The Government says workers’ pension protection rights are “in doubt” after the Supreme Court ruled against the DWP in a case which will force it to write new legislation.
The case arose following the wind-up of the Imperial Home Décor scheme, a defined benefit and defined contribution ‘hybrid’ pension scheme which qualified for help from the Financial Assistance Scheme.
The DWP intervened in the case because of possible ramifications around the legal definition of ‘money purchase benefits’. Government legislation currently states that money purchase schemes do no qualify for help from the Pension Protection Fund and the Financial Assistance Scheme.
The Supreme Court has ruled against the DWP, which argued that money purchase schemes could not have a deficit. As a result, legislation will need to be amended retrospectively so members’ of money purchase schemes with deficits are protected.
A DWP spokeswoman says: “It is clear that the judgment will result in some schemes being regarded as providing money purchase benefits under the current legislation, even if it is possible for funding deficits to arise in respect of those benefits.
“This will place some schemes outside the scope of a wide range of legislation, including that governing scheme funding, employer debt, the Pension Protection Fund and the Financial Assistance Scheme.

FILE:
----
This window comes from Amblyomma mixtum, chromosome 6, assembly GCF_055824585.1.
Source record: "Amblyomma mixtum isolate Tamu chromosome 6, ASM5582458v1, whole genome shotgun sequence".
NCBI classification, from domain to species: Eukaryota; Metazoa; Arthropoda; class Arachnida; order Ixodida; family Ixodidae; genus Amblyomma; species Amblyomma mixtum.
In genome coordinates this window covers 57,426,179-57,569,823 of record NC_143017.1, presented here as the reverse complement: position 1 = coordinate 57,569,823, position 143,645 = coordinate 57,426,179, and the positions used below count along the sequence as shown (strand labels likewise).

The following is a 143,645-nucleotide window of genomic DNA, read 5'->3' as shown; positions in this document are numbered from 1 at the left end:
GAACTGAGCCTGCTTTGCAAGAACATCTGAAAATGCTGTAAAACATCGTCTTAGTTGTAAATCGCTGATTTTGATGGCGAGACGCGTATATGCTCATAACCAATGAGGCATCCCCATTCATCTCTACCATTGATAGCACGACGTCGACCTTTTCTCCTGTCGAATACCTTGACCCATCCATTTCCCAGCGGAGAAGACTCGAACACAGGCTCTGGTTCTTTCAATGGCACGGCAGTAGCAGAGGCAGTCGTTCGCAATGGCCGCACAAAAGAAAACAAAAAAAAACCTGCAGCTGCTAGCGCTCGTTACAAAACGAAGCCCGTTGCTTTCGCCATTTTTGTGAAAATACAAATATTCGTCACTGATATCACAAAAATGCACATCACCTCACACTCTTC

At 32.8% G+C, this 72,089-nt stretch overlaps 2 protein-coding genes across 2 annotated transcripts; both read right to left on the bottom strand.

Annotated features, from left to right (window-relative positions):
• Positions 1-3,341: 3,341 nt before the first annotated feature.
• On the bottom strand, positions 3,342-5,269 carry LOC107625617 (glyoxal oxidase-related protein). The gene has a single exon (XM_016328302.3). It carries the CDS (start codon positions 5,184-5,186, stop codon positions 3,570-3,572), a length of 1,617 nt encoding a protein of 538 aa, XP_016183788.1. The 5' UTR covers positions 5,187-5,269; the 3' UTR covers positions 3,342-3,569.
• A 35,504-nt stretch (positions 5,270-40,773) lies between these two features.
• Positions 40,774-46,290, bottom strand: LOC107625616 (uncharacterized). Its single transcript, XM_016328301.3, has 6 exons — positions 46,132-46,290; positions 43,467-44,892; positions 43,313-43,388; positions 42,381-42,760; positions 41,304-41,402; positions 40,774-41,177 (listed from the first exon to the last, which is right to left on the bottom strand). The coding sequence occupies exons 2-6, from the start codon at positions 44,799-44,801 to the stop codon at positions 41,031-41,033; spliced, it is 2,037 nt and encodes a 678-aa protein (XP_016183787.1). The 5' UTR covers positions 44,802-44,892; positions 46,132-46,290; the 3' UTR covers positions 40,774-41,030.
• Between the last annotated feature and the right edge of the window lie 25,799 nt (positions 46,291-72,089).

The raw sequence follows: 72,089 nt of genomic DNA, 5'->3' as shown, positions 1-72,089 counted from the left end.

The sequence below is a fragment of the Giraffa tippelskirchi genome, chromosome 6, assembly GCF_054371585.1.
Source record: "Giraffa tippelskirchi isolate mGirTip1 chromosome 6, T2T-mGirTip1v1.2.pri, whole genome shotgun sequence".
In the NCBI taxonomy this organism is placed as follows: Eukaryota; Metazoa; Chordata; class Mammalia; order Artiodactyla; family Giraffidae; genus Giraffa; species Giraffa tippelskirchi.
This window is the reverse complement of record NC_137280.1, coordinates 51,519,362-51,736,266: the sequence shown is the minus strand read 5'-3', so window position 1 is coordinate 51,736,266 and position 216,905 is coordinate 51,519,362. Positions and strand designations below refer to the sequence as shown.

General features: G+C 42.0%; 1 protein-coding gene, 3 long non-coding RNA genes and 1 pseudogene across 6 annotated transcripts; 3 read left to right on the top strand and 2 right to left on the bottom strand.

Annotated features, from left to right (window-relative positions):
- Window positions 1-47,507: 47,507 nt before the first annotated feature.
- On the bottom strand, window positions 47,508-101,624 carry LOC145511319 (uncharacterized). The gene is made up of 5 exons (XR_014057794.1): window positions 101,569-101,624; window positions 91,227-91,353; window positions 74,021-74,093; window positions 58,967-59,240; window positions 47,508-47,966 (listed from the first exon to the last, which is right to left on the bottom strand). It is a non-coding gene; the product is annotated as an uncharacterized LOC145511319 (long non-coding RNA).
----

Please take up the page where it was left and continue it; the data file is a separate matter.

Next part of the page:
“We therefore intend to introduce legislation with retrospective effect in order to provide certainty and to ensure appropriate protection for scheme members’ benefits and compliance with our obligations under European law.
“Workers who hitherto thought their rights were protected have been put in doubt by a ruling of the Supreme Court.”
Bridge Trustees represented the Imperial Décor pension scheme in the case.
Bridge Trustees chairman Giles Orton says: “The DWP has argued that a scheme should only be treated as money purchase if it can’t have a deficit, and that is how they’ve drafted all their legislation. So things like the PPF wouldn’t apply to money purchase schemes.
“But the Supreme Court has ruled that you can have benefits that are money purchase but still have deficits.
“The DWP needs to be careful when it writes the new legislation. This problem arose because they got the legislation wrong in the first place.”